A collage of photos from CSU Photography illustrating life at season at the height of the COVID-19 pandemic.
A team of Colorado State University researchers will spend the next academic year interviewing 200 students and recent alumni to obtain first-hand accounts of what it was like to be in college during the COVID-19 pandemic.
“The project provides the opportunity to collectively share our experiences, to grieve and to provide an avenue for discussing the pandemic and its continued impact on our daily lives,” said Mark Shelstad, head of Digital and Archive Services at CSU Libraries.
The project is called Ram Stories, and the result will be an oral history of the COVID-19 pandemic that will be publicly available through an interactive story map, podcasts and TV shorts. The oral history recordings and transcriptions will be permanently collected in the Morgan Library archives. Ram Stories is funded by the CSU President’s Office, and the hope is that by documenting students’ experiences the University will deepen its understanding of students’ needs and help it better prepare for the next big challenge.
CSU History Professor Emerita Ruth Alexander is the principal investigator for Ram Stories. Ariel Schnee of the Public Lands History Center is the project manager. They’ve hired two graduate students and one undergraduate to conduct the interviews.
“The interviews will last 20 to 25 minutes, and the ones we’ve done so far have been amazingly rich,” Alexander said. “Students have a lot to say, and we’re learning that the pandemic deeply affected them during a formative period in their lives.”
The team is recruiting a diverse array of students to participate in the project to ensure the interviews represent a broad range of experiences and perspectives. Ram Stories is seeking participants from all majors as well as varied indigenous, ethnic and racial identities. The hope is to also tell the stories of students who identify as LGBTQIA+, those of diverse socioeconomic backgrounds and who come from a wide variety of faiths and cultural communities.
The team said they have already heard profoundly moving stories during the pilot interview process. One student lost her grandmother to COVID-19 early in the pandemic but couldn’t attend her funeral back home in Mexico due to travel restrictions.
Another student said the social isolation of COVID-19, in combination with the Black Lives Matter movement that followed George Floyd’s murder in 2020, prompted her to think intently about her biracial identity and to deepen connections to the African American community.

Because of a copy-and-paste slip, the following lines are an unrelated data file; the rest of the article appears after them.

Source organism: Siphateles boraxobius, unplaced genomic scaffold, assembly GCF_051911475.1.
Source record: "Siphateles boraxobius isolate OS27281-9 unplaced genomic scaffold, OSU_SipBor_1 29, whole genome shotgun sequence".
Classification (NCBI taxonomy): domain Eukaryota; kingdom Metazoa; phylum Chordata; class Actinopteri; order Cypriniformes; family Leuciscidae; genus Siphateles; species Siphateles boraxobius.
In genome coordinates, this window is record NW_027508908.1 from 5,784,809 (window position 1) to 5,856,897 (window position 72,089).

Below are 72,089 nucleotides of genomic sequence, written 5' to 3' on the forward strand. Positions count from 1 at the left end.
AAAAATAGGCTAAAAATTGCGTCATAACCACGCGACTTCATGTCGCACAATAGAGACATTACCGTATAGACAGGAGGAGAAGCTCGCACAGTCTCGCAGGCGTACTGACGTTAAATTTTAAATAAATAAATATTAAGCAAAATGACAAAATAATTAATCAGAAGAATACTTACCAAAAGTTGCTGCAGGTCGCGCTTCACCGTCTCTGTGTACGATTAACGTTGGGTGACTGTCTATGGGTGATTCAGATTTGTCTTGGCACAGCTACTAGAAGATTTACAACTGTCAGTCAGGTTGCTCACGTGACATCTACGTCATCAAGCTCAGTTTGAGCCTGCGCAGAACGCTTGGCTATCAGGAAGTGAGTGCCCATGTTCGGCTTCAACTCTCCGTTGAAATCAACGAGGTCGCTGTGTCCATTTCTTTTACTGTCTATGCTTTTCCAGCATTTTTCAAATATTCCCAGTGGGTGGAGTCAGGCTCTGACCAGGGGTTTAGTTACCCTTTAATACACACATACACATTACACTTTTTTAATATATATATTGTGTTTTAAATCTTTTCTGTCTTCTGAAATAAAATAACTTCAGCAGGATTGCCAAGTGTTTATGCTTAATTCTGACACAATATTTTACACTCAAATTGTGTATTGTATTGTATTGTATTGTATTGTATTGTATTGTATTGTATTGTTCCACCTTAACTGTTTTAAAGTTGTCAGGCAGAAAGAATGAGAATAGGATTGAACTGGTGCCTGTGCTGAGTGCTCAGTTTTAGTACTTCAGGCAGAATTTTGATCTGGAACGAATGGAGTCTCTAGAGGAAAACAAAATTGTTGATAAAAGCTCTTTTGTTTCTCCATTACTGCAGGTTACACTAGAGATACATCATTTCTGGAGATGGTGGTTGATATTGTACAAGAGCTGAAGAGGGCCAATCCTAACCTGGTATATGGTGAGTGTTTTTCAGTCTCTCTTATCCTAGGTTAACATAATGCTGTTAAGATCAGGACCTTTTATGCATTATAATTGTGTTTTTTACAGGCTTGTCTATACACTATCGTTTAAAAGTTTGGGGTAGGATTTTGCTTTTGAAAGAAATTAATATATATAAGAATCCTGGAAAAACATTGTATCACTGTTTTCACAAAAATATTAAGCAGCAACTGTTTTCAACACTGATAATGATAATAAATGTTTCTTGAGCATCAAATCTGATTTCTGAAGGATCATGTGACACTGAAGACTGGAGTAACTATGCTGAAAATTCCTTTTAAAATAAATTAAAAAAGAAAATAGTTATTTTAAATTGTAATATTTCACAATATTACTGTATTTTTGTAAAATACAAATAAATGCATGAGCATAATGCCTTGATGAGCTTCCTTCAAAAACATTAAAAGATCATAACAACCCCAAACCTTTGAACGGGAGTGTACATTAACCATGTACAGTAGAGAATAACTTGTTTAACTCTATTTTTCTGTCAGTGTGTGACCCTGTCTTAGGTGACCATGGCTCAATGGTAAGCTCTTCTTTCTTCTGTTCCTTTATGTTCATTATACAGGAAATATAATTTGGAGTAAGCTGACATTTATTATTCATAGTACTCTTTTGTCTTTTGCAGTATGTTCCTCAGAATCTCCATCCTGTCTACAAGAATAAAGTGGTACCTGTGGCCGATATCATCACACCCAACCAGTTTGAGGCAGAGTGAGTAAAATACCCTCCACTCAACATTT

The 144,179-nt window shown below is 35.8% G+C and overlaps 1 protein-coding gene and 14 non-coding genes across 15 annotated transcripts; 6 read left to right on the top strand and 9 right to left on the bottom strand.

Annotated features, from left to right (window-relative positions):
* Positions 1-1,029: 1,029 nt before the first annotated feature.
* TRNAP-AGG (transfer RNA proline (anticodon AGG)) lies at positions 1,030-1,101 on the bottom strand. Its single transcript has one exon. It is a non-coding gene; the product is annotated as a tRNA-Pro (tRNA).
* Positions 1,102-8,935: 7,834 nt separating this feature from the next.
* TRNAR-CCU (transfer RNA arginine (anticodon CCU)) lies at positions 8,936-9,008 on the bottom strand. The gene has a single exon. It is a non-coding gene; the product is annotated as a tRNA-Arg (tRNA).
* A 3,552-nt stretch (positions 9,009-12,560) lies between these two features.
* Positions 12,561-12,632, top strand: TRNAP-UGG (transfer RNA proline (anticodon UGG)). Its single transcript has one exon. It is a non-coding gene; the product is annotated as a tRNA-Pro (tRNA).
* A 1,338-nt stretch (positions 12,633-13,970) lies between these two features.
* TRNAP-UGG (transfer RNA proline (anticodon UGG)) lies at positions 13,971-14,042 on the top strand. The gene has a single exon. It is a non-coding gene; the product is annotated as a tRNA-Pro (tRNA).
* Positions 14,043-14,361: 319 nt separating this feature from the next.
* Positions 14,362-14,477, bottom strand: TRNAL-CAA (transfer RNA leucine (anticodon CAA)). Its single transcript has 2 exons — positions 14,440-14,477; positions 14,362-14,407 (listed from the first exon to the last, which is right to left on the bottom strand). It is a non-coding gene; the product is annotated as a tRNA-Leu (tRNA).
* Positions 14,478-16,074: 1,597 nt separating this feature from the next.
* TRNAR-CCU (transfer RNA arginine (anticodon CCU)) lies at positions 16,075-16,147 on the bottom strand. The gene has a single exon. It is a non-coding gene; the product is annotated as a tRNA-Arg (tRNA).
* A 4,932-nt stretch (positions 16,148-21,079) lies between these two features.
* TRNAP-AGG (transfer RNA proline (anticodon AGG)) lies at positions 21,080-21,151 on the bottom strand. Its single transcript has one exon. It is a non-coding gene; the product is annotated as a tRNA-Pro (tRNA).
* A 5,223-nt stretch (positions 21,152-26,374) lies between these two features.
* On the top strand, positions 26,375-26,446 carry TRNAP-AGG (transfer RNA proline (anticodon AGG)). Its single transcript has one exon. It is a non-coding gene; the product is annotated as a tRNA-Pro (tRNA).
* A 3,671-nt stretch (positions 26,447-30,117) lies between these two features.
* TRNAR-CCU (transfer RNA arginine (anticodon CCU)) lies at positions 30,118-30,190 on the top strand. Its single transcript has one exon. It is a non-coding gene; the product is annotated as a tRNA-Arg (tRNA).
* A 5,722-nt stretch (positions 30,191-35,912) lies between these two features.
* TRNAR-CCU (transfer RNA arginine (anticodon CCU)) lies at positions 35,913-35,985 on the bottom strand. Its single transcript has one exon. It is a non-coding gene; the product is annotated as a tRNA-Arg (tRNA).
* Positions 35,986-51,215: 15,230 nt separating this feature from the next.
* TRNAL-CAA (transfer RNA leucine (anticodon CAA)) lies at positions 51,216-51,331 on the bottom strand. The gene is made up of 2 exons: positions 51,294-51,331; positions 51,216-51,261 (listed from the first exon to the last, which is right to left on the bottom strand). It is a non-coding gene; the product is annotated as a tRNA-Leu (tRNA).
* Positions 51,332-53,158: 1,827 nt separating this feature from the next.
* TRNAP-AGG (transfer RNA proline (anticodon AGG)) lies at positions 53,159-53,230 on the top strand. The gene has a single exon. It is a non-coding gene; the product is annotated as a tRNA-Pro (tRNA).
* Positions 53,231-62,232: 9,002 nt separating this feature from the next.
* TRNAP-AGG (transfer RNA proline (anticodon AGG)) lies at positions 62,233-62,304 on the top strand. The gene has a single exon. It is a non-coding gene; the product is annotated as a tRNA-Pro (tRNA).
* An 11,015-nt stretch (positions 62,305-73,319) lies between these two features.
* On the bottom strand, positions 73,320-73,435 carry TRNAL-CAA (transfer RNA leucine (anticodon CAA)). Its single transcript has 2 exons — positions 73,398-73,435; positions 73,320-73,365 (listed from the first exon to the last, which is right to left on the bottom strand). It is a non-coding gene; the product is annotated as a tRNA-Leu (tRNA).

And a Brazilian student explained that it took months of constant effort to obtain a visa to enter the United States for graduate study at CSU. In Fall 2020, he struggled with virtual participation in graduate seminars and worried that his pursuit of advanced education in the U.S. conflicted with responsibilities for his multi-generational household, including his mother – a nurse who was working on the frontlines in a hospital caring for COVID-19 patients.
“Every story I’ve heard so far has been different, and it’s so interesting to learn about these stories from a variety of perspectives,” said Nick Taylor, one of the graduate students conducting the interviews.
The Ram Stories team is recruiting students to the project throughout the 2022-23 academic year. The team will ask questions that invite students to reflect upon the pandemic’s impact on their academic engagement; personal familial and community relationships; career goals; and mental and emotional health.
Students who are interviewed should realize that the researchers for this project are not mental health professionals, and the team cannot offer therapeutic services for ongoing challenges or trauma. The Ram Stories team urges any student in need of therapeutic intervention related to the mental and emotional challenges of COVID-19 to reach out to the experts available at CSU and in the larger community. Please use this link for further information: health.colostate.edu/mhwb-resources.
To learn more about how to participate in Ram Stories, visit lib.colostate.edu/ram-stories.
“I sit in these interviews and I’m really struck by the resilience, eloquence, and thoughtfulness of our students,” Alexander said. “The students participating in this project are creators of an extremely important historical record, and I’m grateful to each one of them for sharing their stories and deepening our understanding of the pandemic and its impact.”